Monday, 20 December 2010

Holy Father's address to the Roman Curia

The scourge of child abuse, the Synod for the Middle East and the Apostolic visit to the UK were the principal themes of the Holy Father's annual Christmas address to the Roman Curia earlier today.

Pope Benedict quoted the vision of St Hildegard of Bingen in relation to the sins of priests. It is a hard-hitting message:
The stigmata of my spouse remain fresh and open, until the wounds of the sins of men are opened. What keeps open the wounds of Christ is precisely the fault of priests. They tear my clothes because they are transgressors of the law, of the gospel and of their priestly duties. They take away the splendour of my mantle because they completely obscure the precepts imposed upon them. They soil my shoes because they do not walk on straight paths; that is, the hard and sever paths of justice, and they also do not give a good example to those subject to them. Nevertheless, I find in some the splendour of truth.
The Holy Father goes on to speak of the culture of the 1970s in which paedophilia was approved by many as something acceptable. He also points to that consequentialism in morality which made such an awful position possible.

The Pope spoke at some length about his visit to the UK and the beatification of John Henry Newman. He quoted from the Blessed Cardinal's diary of 1863:
[...] as a Protestant, I felt my religion dreary, but not my life - but as a Catholic, my life dreary, but not my religion
He then went on to speak about Newman's famous toast quote:
In order to assert the identity between the concept which Newman had of conscience and the modern subjective understanding of conscience, people like to refer to his words according to which - in the case when one has to make a toast - that he would have drunk first to conscience and then to the Pope. But in this affermation, "conscience" does not mean the ultimate obligation of subjective intuition. It is an expression of the accessibility of the binding force of the truth: its primacy is founded in this. The second toast may be dedicated to the Pope because it is his task to demand obedience in the face of the truth.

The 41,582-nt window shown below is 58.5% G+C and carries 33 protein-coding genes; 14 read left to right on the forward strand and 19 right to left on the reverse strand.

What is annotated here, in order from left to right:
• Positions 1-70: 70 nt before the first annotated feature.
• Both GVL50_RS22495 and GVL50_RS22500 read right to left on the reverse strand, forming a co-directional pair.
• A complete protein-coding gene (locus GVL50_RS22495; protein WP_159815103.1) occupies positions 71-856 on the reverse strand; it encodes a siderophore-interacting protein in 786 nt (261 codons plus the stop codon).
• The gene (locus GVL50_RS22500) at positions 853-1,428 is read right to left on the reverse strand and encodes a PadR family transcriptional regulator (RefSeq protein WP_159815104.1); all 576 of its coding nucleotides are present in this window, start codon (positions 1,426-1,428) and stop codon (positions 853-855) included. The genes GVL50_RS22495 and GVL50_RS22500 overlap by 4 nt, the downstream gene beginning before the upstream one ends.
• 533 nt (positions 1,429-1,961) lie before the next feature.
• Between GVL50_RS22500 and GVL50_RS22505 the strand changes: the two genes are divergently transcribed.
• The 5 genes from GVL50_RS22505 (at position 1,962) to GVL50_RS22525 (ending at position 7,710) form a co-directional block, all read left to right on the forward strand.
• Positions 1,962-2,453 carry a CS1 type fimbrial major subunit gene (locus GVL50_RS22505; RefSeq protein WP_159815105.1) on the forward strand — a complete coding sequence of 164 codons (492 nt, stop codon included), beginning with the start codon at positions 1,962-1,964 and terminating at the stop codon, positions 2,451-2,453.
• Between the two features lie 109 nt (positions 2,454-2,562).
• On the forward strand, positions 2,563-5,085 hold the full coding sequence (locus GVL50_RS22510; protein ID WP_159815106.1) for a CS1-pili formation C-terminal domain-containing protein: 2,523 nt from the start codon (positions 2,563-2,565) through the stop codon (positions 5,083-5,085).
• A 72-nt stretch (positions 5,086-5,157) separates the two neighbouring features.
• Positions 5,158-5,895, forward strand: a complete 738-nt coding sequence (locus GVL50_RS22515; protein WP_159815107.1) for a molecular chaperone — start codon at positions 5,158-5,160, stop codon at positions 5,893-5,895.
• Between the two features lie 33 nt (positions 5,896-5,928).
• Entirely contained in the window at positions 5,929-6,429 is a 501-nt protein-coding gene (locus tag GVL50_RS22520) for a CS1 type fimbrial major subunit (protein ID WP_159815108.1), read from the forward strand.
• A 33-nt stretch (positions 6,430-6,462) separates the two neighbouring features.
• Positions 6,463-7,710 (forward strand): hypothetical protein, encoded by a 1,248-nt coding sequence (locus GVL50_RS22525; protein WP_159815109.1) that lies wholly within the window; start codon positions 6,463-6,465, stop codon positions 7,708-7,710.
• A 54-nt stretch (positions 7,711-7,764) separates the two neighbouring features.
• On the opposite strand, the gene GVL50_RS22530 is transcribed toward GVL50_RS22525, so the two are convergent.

For the moment, the Holy Father's address is only available in Italian (the above quotations are my own translation) but I expect an English version will be online soon. (UPDATE: it is there now.)

£7 million Christmas tree



The Emirates Palace hotel has installed a Christmas tree decorated with diamonds and other precious stones with a value of £7 million. The tree is meant to represent the United Arab Emirates' values of openness and tolerance. It has become a bit of an embarrassment for the hotel which has realised that the opulence of the tree may not be considered by people in other parts of the world to be in the best possible taste.